The exercise assessment should include a record of the usual degree of physical activity, any limiting factors such as joint disease or previous injuries, types of activity the patient finds enjoyable, and a measurement, preferably by an exercise physiologist or certified trainer of the current fitness level. Physical activity level can be assessed broadly by inquiring about the amount of walking done in a day, flights of stairs climbed, and hours of television watched (38). More formal assessment can be conducted using a pedometer to determine the number of steps walked daily, or an accelerometer, which also can assess the intensity of activity.

A rule of thumb in prescribing an exercise regimen is to use a phased-in approach. Most obese patients start out with a limited capacity to exercise. Rather than suggesting a type or level of activity that is unlikely to maximize adherence, make sure that the plan fits the patient’s current abilities, schedule, and lifestyle. The first phase often consists of increasing the amount of everyday physical activity, so-called lifestyle activity, without introducing a formal exercise regimen. Lifestyle activities include taking the stairs in gradually increasing fashion, parking the car farther away from the destination, walking to the mailbox, and the like. This phase alone may double the level of physical activity in a very sedentary person.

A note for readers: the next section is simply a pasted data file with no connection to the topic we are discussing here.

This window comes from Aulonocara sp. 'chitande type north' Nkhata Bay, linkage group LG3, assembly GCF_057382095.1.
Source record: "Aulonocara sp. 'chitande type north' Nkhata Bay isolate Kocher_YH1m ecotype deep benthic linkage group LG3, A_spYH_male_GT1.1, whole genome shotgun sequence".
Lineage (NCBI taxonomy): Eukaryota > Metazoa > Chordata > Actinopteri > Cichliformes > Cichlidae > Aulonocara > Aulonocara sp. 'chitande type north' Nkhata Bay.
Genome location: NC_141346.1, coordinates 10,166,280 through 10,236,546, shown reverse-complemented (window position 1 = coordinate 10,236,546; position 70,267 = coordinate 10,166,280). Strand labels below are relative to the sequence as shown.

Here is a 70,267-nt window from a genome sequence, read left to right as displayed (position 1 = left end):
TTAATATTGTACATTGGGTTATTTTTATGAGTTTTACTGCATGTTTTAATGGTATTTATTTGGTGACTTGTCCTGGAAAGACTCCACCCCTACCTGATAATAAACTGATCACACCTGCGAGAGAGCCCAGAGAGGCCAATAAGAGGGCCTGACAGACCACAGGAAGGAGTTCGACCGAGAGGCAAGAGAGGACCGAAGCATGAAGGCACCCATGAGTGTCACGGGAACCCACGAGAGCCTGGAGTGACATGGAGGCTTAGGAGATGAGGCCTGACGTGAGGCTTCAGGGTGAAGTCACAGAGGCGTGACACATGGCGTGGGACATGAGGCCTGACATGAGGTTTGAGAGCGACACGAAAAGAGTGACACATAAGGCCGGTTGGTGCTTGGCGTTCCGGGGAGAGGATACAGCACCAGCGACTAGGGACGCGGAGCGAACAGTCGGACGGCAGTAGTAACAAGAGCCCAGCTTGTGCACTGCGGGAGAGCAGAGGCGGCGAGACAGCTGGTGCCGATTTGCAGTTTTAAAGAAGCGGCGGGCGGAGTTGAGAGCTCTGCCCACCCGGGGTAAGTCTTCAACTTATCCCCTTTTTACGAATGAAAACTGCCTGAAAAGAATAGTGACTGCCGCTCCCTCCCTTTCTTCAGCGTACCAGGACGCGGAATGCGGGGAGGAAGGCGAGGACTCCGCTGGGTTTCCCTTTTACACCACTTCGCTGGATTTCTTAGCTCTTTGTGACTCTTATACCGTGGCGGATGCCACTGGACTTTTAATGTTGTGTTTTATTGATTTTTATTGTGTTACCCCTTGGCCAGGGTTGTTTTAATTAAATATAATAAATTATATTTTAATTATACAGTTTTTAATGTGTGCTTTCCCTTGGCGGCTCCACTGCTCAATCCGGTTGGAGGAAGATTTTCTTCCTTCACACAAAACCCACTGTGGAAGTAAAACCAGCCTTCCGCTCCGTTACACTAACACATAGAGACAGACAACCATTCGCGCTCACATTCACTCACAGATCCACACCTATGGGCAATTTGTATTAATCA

The next phase is a walking plan. People are most likely to comply with such a plan if the walk is scheduled during typically available times, such as a break or lunchtime during work hours. Scheduling exercise when the individual’s daily energy level is the highest (e.g., early morning for many people) is often more effective than at the end of a long day. Having a companion to walk with and a place to walk indoors also are helpful in increasing adherence.